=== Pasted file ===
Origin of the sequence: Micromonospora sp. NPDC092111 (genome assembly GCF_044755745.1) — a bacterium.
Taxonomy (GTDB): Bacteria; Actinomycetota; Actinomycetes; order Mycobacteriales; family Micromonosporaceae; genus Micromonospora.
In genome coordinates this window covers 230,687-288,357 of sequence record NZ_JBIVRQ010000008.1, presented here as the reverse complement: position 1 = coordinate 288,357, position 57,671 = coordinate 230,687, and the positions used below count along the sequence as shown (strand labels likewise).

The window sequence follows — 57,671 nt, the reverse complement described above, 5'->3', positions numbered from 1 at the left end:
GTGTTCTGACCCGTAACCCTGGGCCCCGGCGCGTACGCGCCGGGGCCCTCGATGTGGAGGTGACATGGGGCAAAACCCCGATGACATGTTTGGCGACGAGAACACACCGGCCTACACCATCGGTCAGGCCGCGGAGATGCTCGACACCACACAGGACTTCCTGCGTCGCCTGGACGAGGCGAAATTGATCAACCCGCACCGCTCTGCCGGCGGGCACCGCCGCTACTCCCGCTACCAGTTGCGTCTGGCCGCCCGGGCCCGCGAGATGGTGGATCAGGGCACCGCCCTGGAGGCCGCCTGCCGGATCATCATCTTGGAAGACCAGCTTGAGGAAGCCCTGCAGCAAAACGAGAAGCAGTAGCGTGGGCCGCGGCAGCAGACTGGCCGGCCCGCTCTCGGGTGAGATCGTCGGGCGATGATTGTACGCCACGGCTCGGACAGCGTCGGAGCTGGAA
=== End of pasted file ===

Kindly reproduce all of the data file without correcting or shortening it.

Origin of the sequence: Micromonospora sp. NPDC092111 (genome assembly GCF_044755745.1) — a bacterium.
Taxonomy (GTDB): Bacteria; Actinomycetota; Actinomycetes; order Mycobacteriales; family Micromonosporaceae; genus Micromonospora.
In genome coordinates this window covers 230,687-288,357 of sequence record NZ_JBIVRQ010000008.1, presented here as the reverse complement: position 1 = coordinate 288,357, position 57,671 = coordinate 230,687, and the positions used below count along the sequence as shown (strand labels likewise).

The window sequence follows — 57,671 nt, the reverse complement described above, 5'->3', positions numbered from 1 at the left end:
GTGTTCTGACCCGTAACCCTGGGCCCCGGCGCGTACGCGCCGGGGCCCTCGATGTGGAGGTGACATGGGGCAAAACCCCGATGACATGTTTGGCGACGAGAACACACCGGCCTACACCATCGGTCAGGCCGCGGAGATGCTCGACACCACACAGGACTTCCTGCGTCGCCTGGACGAGGCGAAATTGATCAACCCGCACCGCTCTGCCGGCGGGCACCGCCGCTACTCCCGCTACCAGTTGCGTCTGGCCGCCCGGGCCCGCGAGATGGTGGATCAGGGCACCGCCCTGGAGGCCGCCTGCCGGATCATCATCTTGGAAGACCAGCTTGAGGAAGCCCTGCAGCAAAACGAGAAGCAGTAGCGTGGGCCGCGGCAGCAGACTGGCCGGCCCGCTCTCGGGTGAGATCGTCGGGCGATGATTGTACGCCACGGCTCGGACAGCGTCGGAGCTGGAA